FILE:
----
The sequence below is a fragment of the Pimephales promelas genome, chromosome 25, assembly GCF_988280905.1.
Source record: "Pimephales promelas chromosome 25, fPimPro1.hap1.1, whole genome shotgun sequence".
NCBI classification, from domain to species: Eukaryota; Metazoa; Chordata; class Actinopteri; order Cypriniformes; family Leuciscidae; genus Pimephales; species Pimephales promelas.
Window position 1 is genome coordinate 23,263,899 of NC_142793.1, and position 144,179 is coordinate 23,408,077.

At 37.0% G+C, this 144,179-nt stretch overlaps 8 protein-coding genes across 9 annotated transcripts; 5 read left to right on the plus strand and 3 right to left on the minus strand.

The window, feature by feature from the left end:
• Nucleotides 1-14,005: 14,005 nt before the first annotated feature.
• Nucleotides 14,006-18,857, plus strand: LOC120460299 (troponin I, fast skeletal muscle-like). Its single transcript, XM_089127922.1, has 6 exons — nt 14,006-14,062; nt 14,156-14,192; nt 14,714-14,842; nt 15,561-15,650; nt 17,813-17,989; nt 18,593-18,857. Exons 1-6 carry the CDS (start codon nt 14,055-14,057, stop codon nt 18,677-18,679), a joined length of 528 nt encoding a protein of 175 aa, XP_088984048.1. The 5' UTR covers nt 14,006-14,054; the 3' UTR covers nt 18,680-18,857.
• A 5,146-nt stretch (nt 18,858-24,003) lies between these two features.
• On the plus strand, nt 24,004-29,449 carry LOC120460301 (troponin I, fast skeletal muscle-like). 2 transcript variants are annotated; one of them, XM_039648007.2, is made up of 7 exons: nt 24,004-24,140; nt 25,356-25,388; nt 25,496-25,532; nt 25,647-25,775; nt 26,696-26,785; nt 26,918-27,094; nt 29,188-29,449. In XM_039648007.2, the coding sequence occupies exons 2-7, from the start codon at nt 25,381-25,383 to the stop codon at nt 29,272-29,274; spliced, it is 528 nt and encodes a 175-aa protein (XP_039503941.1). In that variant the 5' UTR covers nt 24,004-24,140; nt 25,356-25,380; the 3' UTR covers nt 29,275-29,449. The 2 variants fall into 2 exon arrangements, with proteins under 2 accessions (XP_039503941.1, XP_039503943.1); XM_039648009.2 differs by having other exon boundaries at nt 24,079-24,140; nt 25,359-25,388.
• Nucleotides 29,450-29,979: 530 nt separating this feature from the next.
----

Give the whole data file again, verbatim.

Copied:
The sequence below is a fragment of the Pimephales promelas genome, chromosome 25, assembly GCF_988280905.1.
Source record: "Pimephales promelas chromosome 25, fPimPro1.hap1.1, whole genome shotgun sequence".
NCBI classification, from domain to species: Eukaryota; Metazoa; Chordata; class Actinopteri; order Cypriniformes; family Leuciscidae; genus Pimephales; species Pimephales promelas.
Window position 1 is genome coordinate 23,263,899 of NC_142793.1, and position 144,179 is coordinate 23,408,077.

At 37.0% G+C, this 144,179-nt stretch overlaps 8 protein-coding genes across 9 annotated transcripts; 5 read left to right on the plus strand and 3 right to left on the minus strand.

The window, feature by feature from the left end:
• Nucleotides 1-14,005: 14,005 nt before the first annotated feature.
• Nucleotides 14,006-18,857, plus strand: LOC120460299 (troponin I, fast skeletal muscle-like). Its single transcript, XM_089127922.1, has 6 exons — nt 14,006-14,062; nt 14,156-14,192; nt 14,714-14,842; nt 15,561-15,650; nt 17,813-17,989; nt 18,593-18,857. Exons 1-6 carry the CDS (start codon nt 14,055-14,057, stop codon nt 18,677-18,679), a joined length of 528 nt encoding a protein of 175 aa, XP_088984048.1. The 5' UTR covers nt 14,006-14,054; the 3' UTR covers nt 18,680-18,857.
• A 5,146-nt stretch (nt 18,858-24,003) lies between these two features.
• On the plus strand, nt 24,004-29,449 carry LOC120460301 (troponin I, fast skeletal muscle-like). 2 transcript variants are annotated; one of them, XM_039648007.2, is made up of 7 exons: nt 24,004-24,140; nt 25,356-25,388; nt 25,496-25,532; nt 25,647-25,775; nt 26,696-26,785; nt 26,918-27,094; nt 29,188-29,449. In XM_039648007.2, the coding sequence occupies exons 2-7, from the start codon at nt 25,381-25,383 to the stop codon at nt 29,272-29,274; spliced, it is 528 nt and encodes a 175-aa protein (XP_039503941.1). In that variant the 5' UTR covers nt 24,004-24,140; nt 25,356-25,380; the 3' UTR covers nt 29,275-29,449. The 2 variants fall into 2 exon arrangements, with proteins under 2 accessions (XP_039503941.1, XP_039503943.1); XM_039648009.2 differs by having other exon boundaries at nt 24,079-24,140; nt 25,359-25,388.
• Nucleotides 29,450-29,979: 530 nt separating this feature from the next.